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Re: Cochlear Delays
I would be extremely cautious when it comes to using OAE data to estimate
cochlear group delays. Both experiments and models suggest that OAEs are
not generated in a single place but are instead arise from a distributed
response with the result being a sum of components with different group
delays which can result in both summation and cancelation. Goodman et al.
discuss some of the problems associated with OAEs in their paper and
attempt to get around them by focusing on low sound levels, "good"
waveforms, and extrapolation. The problem with extrapolating the data to
lower sound levels is that it is unlikely that the group delay-SPL curve
is linear at low SPL. If the author's assumptions are correct, one would
expect that the curve would level off at low SPL as do the data from
direct BM measurements (see Fig. 7 in their paper). Unfortunately, their
data are not good enough to establish whether there is a low SPL
assymptote in the OAE group delay.
David C. Mountain, Ph.D.
Professor of Biomedical Engineering
44 Cummington St.
Boston, MA 02215
Phone: (617) 353-4343
FAX: (617) 353-6766
Office: ERB 413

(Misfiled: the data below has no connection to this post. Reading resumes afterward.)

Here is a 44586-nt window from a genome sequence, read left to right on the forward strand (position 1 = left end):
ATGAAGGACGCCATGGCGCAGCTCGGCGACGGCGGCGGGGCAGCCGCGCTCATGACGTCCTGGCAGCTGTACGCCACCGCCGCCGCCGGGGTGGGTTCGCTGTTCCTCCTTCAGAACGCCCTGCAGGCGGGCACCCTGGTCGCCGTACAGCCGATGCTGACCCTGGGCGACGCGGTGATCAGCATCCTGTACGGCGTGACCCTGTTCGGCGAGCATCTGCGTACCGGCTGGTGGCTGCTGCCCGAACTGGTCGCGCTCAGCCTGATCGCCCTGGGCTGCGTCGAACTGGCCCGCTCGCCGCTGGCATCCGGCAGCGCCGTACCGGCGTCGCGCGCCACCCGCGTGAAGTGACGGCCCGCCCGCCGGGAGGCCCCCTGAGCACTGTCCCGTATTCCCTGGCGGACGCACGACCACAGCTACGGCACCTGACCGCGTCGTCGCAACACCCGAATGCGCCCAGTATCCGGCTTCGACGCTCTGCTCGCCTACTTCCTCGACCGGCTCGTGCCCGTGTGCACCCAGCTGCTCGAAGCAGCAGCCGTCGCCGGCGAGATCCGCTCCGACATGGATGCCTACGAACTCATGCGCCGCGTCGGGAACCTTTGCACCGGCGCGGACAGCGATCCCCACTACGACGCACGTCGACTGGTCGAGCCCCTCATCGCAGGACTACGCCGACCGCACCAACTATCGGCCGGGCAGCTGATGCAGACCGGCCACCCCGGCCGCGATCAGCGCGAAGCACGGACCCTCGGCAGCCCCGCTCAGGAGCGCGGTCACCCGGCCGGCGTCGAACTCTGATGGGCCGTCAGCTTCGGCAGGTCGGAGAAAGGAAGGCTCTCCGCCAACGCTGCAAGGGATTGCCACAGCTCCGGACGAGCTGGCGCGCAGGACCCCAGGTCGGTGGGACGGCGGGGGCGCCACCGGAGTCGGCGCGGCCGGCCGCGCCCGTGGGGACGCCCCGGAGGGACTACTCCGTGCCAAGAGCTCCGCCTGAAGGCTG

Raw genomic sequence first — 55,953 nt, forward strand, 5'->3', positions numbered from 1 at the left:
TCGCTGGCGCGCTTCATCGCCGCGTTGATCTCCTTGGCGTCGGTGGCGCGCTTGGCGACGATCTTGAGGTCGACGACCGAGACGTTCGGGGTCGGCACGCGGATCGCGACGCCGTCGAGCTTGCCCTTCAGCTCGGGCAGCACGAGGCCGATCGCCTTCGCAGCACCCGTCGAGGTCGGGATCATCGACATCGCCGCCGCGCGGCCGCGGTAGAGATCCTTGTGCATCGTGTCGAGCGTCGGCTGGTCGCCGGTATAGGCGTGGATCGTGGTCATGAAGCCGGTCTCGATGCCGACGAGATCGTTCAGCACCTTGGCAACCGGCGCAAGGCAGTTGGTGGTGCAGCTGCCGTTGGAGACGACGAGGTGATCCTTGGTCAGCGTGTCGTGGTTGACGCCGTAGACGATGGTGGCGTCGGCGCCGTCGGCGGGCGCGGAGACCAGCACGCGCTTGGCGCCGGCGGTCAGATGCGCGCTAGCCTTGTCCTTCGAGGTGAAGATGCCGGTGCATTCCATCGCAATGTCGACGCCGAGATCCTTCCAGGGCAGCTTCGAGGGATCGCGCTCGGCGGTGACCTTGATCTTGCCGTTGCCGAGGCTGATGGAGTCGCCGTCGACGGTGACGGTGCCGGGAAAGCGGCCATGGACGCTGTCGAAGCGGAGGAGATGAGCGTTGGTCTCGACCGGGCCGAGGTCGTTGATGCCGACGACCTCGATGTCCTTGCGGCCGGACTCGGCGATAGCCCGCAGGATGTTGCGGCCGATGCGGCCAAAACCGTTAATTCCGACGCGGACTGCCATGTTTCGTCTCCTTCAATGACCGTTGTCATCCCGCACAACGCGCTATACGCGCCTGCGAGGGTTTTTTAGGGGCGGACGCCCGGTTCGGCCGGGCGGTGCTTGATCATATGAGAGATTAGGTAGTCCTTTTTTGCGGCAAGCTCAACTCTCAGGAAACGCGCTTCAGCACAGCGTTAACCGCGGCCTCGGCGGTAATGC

On Tue, 3 Feb 2004, Andrew Bell wrote:
> A recent discussion of delays, with ample references to the literature, can
> be found in the Introduction of the paper by Goodman et al, Hearing Research
> 188 (2004), 57-69 ["Cochlear delays measured with amplitude-modulated
> tone-burst-evoked OAEs"].
> > Dear List:
> > Can any one please summarize and/or give references to the group delays
> > encountered by signals while they are processed by
> > cochlear filters, and propagation delays encountered by signals at
> > various locations along the basilar membrane ?
> > Thanks. Ramdas Kumaresan
> Andrew Bell
> Research School of Biological Sciences
> Institute of Advanced Studies
> Australian National University
> Canberra, ACT 0200, Australia
> phone +61 2 6125 9634
> fax +61 2 6125 3808